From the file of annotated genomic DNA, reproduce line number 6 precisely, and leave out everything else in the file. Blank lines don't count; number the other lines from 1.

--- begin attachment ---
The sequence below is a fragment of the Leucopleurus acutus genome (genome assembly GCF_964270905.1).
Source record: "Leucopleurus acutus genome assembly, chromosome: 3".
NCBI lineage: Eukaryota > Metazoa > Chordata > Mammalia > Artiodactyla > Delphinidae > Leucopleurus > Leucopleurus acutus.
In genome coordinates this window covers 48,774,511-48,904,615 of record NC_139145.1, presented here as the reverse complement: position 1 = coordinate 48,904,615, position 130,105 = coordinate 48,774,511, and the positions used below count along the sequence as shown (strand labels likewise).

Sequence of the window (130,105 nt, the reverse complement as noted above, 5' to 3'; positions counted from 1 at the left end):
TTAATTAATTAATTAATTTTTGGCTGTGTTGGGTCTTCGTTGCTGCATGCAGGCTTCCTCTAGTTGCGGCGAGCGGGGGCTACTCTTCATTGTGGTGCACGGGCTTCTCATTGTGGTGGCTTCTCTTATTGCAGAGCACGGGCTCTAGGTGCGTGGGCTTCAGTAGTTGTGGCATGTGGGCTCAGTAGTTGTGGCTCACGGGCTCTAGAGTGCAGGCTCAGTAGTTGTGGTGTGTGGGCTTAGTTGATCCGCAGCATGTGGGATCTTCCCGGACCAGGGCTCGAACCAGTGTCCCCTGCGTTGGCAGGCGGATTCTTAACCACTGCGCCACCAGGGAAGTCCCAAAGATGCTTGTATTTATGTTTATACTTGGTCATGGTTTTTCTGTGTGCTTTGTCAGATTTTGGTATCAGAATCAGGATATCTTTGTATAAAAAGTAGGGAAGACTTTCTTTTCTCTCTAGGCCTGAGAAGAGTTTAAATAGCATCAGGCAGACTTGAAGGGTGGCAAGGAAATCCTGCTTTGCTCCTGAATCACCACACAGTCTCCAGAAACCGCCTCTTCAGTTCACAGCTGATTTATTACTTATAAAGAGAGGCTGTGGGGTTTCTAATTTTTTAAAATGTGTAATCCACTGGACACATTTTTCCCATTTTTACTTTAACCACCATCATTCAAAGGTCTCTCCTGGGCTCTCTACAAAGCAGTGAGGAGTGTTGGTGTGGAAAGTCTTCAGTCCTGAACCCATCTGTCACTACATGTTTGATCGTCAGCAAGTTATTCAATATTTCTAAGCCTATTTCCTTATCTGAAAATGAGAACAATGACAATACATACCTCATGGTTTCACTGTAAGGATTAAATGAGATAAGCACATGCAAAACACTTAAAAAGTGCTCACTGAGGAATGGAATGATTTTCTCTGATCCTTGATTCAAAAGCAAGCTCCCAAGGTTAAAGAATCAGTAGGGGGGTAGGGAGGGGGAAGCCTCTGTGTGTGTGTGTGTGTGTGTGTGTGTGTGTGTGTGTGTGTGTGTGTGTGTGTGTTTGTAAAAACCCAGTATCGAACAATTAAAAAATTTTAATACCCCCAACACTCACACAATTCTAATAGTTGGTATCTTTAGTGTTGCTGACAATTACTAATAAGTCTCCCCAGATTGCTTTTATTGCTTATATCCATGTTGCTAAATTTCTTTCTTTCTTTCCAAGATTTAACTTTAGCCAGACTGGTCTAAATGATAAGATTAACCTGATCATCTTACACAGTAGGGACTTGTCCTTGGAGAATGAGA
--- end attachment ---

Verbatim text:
TTAATTAATTAATTAATTTTTGGCTGTGTTGGGTCTTCGTTGCTGCATGCAGGCTTCCTCTAGTTGCGGCGAGCGGGGGCTACTCTTCATTGTGGTGCACGGGCTTCTCATTGTGGTGGCTTCTCTTATTGCAGAGCACGGGCTCTAGGTGCGTGGGCTTCAGTAGTTGTGGCATGTGGGCTCAGTAGTTGTGGCTCACGGGCTCTAGAGTGCAGGCTCAGTAGTTGTGGTGTGTGGGCTTAGTTGATCCGCAGCATGTGGGATCTTCCCGGACCAGGGCTCGAACCAGTGTCCCCTGCGTTGGCAGGCGGATTCTTAACCACTGCGCCACCAGGGAAGTCCCAAAGATGCTTGTATTTATGTTTATACTTGGTCATGGTTTTTCTGTGTGCTTTGTCAGATTTTGGTATCAGAATCAGGATATCTTTGTATAAAAAGTAGGGAAGACTTTCTTTTCTCTCTAGGCCTGAGAAGAGTTTAAATAGCATCAGGCAGACTTGAAGGGTGGCAAGGAAATCCTGCTTTGCTCCTGAATCACCACACAGTCTCCAGAAACCGCCTCTTCAGTTCACAGCTGATTTATTACTTATAAAGAGAGGCTGTGGGGTTTCTAATTTTTTAAAATGTGTAATCCACTGGACACATTTTTCCCATTTTTACTTTAACCACCATCATTCAAAGGTCTCTCCTGGGCTCTCTACAAAGCAGTGAGGAGTGTTGGTGTGGAAAGTCTTCAGTCCTGAACCCATCTGTCACTACATGTTTGATCGTCAGCAAGTTATTCAATATTTCTAAGCCTATTTCCTTATCTGAAAATGAGAACAATGACAATACATACCTCATGGTTTCACTGTAAGGATTAAATGAGATAAGCACATGCAAAACACTTAAAAAGTGCTCACTGAGGAATGGAATGATTTTCTCTGATCCTTGATTCAAAAGCAAGCTCCCAAGGTTAAAGAATCAGTAGGGGGGTAGGGAGGGGGAAGCCTCTGTGTGTGTGTGTGTGTGTGTGTGTGTGTGTGTGTGTGTGTGTGTGTGTGTGTGTTTGTAAAAACCCAGTATCGAACAATTAAAAAATTTTAATACCCCCAACACTCACACAATTCTAATAGTTGGTATCTTTAGTGTTGCTGACAATTACTAATAAGTCTCCCCAGATTGCTTTTATTGCTTATATCCATGTTGCTAAATTTCTTTCTTTCTTTCCAAGATTTAACTTTAGCCAGACTGGTCTAAATGATAAGATTAACCTGATCATCTTACACAGTAGGGACTTGTCCTTGGAGAATGAGA